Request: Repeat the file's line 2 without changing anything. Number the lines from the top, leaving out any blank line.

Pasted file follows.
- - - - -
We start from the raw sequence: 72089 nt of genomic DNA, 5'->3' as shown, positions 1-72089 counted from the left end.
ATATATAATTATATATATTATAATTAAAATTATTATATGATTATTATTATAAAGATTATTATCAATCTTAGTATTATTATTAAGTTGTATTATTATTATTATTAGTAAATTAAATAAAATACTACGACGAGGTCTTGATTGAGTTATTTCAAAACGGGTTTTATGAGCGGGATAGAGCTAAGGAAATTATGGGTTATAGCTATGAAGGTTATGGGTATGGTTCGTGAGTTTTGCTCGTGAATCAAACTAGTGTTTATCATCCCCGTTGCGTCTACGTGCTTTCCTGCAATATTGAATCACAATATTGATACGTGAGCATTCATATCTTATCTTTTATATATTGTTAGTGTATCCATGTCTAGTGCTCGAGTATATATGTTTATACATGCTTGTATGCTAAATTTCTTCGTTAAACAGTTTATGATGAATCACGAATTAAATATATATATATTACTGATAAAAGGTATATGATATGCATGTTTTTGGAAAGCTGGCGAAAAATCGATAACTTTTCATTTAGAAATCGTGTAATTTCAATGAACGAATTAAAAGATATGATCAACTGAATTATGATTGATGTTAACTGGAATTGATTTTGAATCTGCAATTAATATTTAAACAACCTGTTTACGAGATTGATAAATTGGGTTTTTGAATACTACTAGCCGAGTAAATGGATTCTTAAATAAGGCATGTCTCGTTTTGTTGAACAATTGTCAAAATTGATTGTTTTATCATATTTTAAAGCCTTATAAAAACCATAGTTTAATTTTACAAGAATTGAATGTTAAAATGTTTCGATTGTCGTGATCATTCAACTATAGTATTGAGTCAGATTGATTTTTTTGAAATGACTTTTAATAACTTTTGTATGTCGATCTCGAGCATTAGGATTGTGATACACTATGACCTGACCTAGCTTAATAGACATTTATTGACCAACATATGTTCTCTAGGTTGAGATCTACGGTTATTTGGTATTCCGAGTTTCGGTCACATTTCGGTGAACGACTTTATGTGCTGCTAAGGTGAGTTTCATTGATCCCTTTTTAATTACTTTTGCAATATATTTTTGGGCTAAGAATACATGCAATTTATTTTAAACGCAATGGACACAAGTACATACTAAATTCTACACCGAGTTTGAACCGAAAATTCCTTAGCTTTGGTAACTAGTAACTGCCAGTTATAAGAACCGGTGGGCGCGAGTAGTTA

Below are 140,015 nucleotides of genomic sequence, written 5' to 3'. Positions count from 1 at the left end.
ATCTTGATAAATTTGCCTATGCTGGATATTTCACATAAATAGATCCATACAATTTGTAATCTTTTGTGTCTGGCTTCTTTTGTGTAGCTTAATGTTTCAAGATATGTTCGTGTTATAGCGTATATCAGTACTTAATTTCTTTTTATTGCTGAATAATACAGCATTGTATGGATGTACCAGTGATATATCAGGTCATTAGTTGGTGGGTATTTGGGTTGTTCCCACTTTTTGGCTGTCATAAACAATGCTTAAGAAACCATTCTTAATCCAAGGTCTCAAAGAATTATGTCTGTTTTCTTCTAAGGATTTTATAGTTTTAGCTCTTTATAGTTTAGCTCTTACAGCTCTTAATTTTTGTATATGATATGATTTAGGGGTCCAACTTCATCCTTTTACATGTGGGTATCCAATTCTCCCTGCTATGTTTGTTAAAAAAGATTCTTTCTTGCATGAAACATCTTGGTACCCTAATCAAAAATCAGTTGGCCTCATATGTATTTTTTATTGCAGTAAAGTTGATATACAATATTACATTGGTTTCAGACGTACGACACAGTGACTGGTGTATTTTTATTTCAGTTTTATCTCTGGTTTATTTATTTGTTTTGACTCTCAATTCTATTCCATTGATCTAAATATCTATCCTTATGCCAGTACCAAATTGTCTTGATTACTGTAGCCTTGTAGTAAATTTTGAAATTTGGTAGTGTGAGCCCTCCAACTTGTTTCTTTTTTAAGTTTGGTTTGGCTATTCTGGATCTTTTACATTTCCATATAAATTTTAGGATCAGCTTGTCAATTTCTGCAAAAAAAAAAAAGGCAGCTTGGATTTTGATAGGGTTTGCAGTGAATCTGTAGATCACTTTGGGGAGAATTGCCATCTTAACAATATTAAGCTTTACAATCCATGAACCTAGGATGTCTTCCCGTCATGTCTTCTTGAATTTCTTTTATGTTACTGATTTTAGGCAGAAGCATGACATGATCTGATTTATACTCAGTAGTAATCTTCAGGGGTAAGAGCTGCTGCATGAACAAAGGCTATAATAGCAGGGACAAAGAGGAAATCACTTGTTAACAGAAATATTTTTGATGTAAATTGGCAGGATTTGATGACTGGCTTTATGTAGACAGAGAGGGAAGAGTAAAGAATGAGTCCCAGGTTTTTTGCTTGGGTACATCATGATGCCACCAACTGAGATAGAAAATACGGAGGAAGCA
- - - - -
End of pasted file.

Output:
ATATATAATTATATATATTATAATTAAAATTATTATATGATTATTATTATAAAGATTATTATCAATCTTAGTATTATTATTAAGTTGTATTATTATTATTATTAGTAAATTAAATAAAATACTACGACGAGGTCTTGATTGAGTTATTTCAAAACGGGTTTTATGAGCGGGATAGAGCTAAGGAAATTATGGGTTATAGCTATGAAGGTTATGGGTATGGTTCGTGAGTTTTGCTCGTGAATCAAACTAGTGTTTATCATCCCCGTTGCGTCTACGTGCTTTCCTGCAATATTGAATCACAATATTGATACGTGAGCATTCATATCTTATCTTTTATATATTGTTAGTGTATCCATGTCTAGTGCTCGAGTATATATGTTTATACATGCTTGTATGCTAAATTTCTTCGTTAAACAGTTTATGATGAATCACGAATTAAATATATATATATTACTGATAAAAGGTATATGATATGCATGTTTTTGGAAAGCTGGCGAAAAATCGATAACTTTTCATTTAGAAATCGTGTAATTTCAATGAACGAATTAAAAGATATGATCAACTGAATTATGATTGATGTTAACTGGAATTGATTTTGAATCTGCAATTAATATTTAAACAACCTGTTTACGAGATTGATAAATTGGGTTTTTGAATACTACTAGCCGAGTAAATGGATTCTTAAATAAGGCATGTCTCGTTTTGTTGAACAATTGTCAAAATTGATTGTTTTATCATATTTTAAAGCCTTATAAAAACCATAGTTTAATTTTACAAGAATTGAATGTTAAAATGTTTCGATTGTCGTGATCATTCAACTATAGTATTGAGTCAGATTGATTTTTTTGAAATGACTTTTAATAACTTTTGTATGTCGATCTCGAGCATTAGGATTGTGATACACTATGACCTGACCTAGCTTAATAGACATTTATTGACCAACATATGTTCTCTAGGTTGAGATCTACGGTTATTTGGTATTCCGAGTTTCGGTCACATTTCGGTGAACGACTTTATGTGCTGCTAAGGTGAGTTTCATTGATCCCTTTTTAATTACTTTTGCAATATATTTTTGGGCTAAGAATACATGCAATTTATTTTAAACGCAATGGACACAAGTACATACTAAATTCTACACCGAGTTTGAACCGAAAATTCCTTAGCTTTGGTAACTAGTAACTGCCAGTTATAAGAACCGGTGGGCGCGAGTAGTTA